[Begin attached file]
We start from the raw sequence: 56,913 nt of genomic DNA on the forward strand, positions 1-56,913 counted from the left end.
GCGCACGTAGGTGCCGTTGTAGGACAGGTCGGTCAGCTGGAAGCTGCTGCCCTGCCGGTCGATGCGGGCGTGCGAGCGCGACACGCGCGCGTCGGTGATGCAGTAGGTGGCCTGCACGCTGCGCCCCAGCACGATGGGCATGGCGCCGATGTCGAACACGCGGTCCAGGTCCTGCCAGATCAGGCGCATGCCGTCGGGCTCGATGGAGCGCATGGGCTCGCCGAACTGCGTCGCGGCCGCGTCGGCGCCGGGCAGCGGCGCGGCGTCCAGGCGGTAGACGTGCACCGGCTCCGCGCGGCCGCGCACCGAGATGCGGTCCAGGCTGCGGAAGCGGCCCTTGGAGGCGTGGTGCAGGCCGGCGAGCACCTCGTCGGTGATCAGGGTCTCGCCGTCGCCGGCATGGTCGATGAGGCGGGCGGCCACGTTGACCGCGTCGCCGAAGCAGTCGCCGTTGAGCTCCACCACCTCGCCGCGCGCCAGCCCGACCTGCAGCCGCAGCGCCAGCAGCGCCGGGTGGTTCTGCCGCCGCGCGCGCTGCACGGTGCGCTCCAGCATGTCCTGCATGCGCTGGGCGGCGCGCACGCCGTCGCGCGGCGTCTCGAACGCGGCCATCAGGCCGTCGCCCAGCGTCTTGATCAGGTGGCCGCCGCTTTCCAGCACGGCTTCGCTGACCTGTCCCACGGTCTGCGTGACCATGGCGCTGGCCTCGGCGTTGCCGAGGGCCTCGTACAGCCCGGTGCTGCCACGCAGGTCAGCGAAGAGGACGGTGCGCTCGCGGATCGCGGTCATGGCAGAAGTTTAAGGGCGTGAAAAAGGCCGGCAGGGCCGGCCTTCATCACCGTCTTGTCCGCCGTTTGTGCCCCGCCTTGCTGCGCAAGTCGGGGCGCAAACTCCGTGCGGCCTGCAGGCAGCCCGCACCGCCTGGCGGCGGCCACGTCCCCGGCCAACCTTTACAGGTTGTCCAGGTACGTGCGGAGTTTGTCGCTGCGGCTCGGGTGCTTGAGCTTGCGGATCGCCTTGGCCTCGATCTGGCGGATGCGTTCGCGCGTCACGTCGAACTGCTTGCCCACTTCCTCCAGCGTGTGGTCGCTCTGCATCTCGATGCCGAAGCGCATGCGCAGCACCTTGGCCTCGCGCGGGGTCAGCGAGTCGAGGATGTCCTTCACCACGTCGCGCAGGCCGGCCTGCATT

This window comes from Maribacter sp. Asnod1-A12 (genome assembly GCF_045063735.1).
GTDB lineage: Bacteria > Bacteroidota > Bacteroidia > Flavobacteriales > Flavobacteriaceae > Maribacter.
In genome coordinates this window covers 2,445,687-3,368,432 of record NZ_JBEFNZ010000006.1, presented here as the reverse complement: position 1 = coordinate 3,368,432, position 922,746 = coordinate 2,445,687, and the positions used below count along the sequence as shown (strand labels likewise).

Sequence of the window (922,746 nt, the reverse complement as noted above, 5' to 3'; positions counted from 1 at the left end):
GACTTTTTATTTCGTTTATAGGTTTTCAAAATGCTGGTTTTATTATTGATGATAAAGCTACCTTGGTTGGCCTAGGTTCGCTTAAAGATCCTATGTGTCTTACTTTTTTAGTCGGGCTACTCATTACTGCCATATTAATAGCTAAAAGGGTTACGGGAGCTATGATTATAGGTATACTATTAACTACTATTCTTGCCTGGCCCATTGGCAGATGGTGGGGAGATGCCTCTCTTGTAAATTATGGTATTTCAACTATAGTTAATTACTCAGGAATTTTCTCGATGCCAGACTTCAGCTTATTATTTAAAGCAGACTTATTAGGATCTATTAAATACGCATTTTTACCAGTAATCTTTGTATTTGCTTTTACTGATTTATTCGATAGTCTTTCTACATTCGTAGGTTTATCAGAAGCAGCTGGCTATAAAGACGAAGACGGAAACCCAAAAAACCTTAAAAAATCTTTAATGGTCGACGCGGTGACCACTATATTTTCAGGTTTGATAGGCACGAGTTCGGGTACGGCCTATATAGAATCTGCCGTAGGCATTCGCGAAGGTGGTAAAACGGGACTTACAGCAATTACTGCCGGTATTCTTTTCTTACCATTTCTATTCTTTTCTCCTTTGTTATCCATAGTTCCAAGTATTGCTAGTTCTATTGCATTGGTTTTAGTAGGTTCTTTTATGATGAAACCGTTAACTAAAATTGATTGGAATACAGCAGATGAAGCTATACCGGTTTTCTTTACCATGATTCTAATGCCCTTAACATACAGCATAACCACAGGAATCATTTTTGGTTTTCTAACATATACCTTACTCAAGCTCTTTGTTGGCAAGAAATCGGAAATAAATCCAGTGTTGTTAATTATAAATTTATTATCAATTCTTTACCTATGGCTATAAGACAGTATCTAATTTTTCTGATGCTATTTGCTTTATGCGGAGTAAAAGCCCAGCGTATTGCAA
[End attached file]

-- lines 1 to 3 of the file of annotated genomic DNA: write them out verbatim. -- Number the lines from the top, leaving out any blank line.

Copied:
We start from the raw sequence: 56,913 nt of genomic DNA on the forward strand, positions 1-56,913 counted from the left end.
GCGCACGTAGGTGCCGTTGTAGGACAGGTCGGTCAGCTGGAAGCTGCTGCCCTGCCGGTCGATGCGGGCGTGCGAGCGCGACACGCGCGCGTCGGTGATGCAGTAGGTGGCCTGCACGCTGCGCCCCAGCACGATGGGCATGGCGCCGATGTCGAACACGCGGTCCAGGTCCTGCCAGATCAGGCGCATGCCGTCGGGCTCGATGGAGCGCATGGGCTCGCCGAACTGCGTCGCGGCCGCGTCGGCGCCGGGCAGCGGCGCGGCGTCCAGGCGGTAGACGTGCACCGGCTCCGCGCGGCCGCGCACCGAGATGCGGTCCAGGCTGCGGAAGCGGCCCTTGGAGGCGTGGTGCAGGCCGGCGAGCACCTCGTCGGTGATCAGGGTCTCGCCGTCGCCGGCATGGTCGATGAGGCGGGCGGCCACGTTGACCGCGTCGCCGAAGCAGTCGCCGTTGAGCTCCACCACCTCGCCGCGCGCCAGCCCGACCTGCAGCCGCAGCGCCAGCAGCGCCGGGTGGTTCTGCCGCCGCGCGCGCTGCACGGTGCGCTCCAGCATGTCCTGCATGCGCTGGGCGGCGCGCACGCCGTCGCGCGGCGTCTCGAACGCGGCCATCAGGCCGTCGCCCAGCGTCTTGATCAGGTGGCCGCCGCTTTCCAGCACGGCTTCGCTGACCTGTCCCACGGTCTGCGTGACCATGGCGCTGGCCTCGGCGTTGCCGAGGGCCTCGTACAGCCCGGTGCTGCCACGCAGGTCAGCGAAGAGGACGGTGCGCTCGCGGATCGCGGTCATGGCAGAAGTTTAAGGGCGTGAAAAAGGCCGGCAGGGCCGGCCTTCATCACCGTCTTGTCCGCCGTTTGTGCCCCGCCTTGCTGCGCAAGTCGGGGCGCAAACTCCGTGCGGCCTGCAGGCAGCCCGCACCGCCTGGCGGCGGCCACGTCCCCGGCCAACCTTTACAGGTTGTCCAGGTACGTGCGGAGTTTGTCGCTGCGGCTCGGGTGCTTGAGCTTGCGGATCGCCTTGGCCTCGATCTGGCGGATGCGTTCGCGCGTCACGTCGAACTGCTTGCCCACTTCCTCCAGCGTGTGGTCGCTCTGCATCTCGATGCCGAAGCGCATGCGCAGCACCTTGGCCTCGCGCGGGGTCAGCGAGTCGAGGATGTCCTTCACCACGTCGCGCAGGCCGGCCTGCATT

This window comes from Maribacter sp. Asnod1-A12 (genome assembly GCF_045063735.1).